Sunday, December 15, 2013


at Brentwood Theatre

Mike Kenny's clever re-working of the old tale is a family show in every sense.
Its ingenious form takes a nuclear family of four, and has them tell the story, slipping in and out of the familiar characters. Quite intelligent enough to entertain the most sophisticated of grown-ups. Quite magical enough, and comical enough, to delight the kids.
Director Joseph C Walsh uses the family's kitchen as a chameleon setting for forest and gingerbread house, and the four versatile young actors are convincing both as the modern family and the woodcutter, his wife, and his two hapless children. So Charlotte Bradford plays both mothers, as well as the Wicked Witch; Paul Tonkin is the fathers and the enormous dormouse who overcomes his fear to help defeat the evil child-snatcher. Stephen O'Riain is Hansel, easily distracted by food, and Hannah Douglas is a feisty Gretel – it is her initiative that finishes the tale, giving it that all-important jazz hands happy ending.
The catchy little numbers [Andrew Dodge] – Time for A Treat either side of the ice-cream interval, What I Really Enjoy is a Boy a splendid anthem for the Witch – have witty lyrics, and both punctuate and illustrate the narrative, making for a uniquely enjoyable blend of story-telling and musical theatre.

production photography by Carmel Jane

1 comment:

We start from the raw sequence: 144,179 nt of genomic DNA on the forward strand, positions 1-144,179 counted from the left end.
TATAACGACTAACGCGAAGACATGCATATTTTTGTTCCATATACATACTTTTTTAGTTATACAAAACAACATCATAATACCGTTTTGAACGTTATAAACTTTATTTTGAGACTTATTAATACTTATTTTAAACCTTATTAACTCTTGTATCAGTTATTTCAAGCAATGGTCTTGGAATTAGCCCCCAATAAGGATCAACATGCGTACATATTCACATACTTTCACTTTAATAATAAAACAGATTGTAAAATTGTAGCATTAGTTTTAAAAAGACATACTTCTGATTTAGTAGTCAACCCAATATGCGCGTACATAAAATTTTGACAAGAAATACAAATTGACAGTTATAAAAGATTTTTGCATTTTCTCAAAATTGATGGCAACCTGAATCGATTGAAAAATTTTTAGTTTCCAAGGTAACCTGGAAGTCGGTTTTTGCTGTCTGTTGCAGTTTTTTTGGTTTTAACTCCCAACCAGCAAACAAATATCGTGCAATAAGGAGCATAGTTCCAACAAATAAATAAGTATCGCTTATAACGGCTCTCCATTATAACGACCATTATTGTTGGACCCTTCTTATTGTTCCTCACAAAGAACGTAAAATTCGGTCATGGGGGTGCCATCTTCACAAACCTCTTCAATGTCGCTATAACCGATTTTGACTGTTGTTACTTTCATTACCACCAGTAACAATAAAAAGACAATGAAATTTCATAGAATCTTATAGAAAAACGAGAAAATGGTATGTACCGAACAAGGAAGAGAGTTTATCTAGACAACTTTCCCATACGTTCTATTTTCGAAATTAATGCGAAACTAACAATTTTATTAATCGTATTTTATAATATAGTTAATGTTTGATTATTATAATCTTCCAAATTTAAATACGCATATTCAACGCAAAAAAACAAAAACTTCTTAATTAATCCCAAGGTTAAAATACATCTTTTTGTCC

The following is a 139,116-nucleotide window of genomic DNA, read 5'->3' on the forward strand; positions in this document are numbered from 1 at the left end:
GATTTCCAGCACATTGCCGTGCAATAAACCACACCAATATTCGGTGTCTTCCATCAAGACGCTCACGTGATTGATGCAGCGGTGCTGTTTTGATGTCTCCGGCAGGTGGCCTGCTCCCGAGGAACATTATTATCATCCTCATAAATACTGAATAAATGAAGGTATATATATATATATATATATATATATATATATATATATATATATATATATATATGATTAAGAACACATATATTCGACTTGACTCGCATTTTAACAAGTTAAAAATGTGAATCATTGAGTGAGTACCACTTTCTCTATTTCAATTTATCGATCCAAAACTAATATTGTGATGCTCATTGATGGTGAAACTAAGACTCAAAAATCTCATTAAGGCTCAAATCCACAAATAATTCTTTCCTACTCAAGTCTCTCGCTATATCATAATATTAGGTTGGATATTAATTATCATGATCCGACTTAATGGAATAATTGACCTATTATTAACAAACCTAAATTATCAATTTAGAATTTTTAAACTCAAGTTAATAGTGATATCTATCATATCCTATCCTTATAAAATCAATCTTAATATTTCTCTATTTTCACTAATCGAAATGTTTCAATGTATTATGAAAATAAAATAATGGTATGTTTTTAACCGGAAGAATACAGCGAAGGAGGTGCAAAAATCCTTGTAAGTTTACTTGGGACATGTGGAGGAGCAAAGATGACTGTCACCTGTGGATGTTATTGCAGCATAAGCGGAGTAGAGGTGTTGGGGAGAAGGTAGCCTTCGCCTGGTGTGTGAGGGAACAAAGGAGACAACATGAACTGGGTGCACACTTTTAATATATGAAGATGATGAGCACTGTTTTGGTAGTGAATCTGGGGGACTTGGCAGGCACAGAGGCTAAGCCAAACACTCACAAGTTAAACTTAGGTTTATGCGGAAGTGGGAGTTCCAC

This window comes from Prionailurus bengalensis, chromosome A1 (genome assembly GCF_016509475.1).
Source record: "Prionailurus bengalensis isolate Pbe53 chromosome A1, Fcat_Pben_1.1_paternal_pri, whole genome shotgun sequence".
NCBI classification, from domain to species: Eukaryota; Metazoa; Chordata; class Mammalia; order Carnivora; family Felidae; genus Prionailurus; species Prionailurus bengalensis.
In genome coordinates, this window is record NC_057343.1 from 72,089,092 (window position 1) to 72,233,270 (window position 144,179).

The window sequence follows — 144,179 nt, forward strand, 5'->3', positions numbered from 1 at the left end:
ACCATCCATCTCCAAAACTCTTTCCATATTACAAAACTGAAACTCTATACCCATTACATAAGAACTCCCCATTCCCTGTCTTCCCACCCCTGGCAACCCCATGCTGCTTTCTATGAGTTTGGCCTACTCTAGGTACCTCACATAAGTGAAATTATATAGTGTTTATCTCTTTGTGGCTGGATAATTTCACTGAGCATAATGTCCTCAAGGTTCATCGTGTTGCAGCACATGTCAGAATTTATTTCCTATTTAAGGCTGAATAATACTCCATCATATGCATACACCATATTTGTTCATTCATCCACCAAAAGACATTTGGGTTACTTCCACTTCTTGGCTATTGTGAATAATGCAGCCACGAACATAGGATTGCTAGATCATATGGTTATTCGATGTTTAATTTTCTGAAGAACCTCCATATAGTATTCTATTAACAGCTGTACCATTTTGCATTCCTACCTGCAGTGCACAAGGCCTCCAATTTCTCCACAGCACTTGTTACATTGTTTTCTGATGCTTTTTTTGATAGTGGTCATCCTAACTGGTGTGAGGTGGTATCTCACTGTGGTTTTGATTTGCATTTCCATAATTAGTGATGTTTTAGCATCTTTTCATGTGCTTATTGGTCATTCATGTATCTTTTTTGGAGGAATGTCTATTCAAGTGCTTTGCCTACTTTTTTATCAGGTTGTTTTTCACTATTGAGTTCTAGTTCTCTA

Mary Redman said...

Oh what joy, a delightful show that isn't shouting its head off both verbally and musically. The result is magical in its effect on both the child and the adult audience. No more overactive, hyped-up little darlings (unless they'd been at the Old Woman's sugar) and we crumblies could enjoy the sheer delight of a tale simply, yet imaginatively told by just four actors.
Director Joseph C Walsh used the multipurpose, transformational set to good advantage while his talented cast wove the spell of a good story. This adaptation by Mike Kenny is set is deprived modern times with Andrew Dodge's songs MDed by Ian Southgate and choreographed by Sarah Sullivan proving that they don't have to be brash to be effective and entertaining.
Inside David Zelly's really homely woodcutter's cottage just about every detail was multipurpose with the clothes horse becoming prison bars and a sock turning into a little mouse.
Hannah Douglas's Gretel and Stephen O'Riain's Hansel were very easily identifiably squabbling siblings. Charlotte Bradford's Mother and Old Woman was suitably warm and hardhearted while Paul Tonkin's Father was mostly rendered useless by their circumstances.
Joy Dunn and Lynn Trubridge's simple costumes were also often multipurpose.
This was an excellent, entertaining and fun production, obviously done on a shoestring, yet never threadbare and always full of seasonal spirit.
Mary Redman

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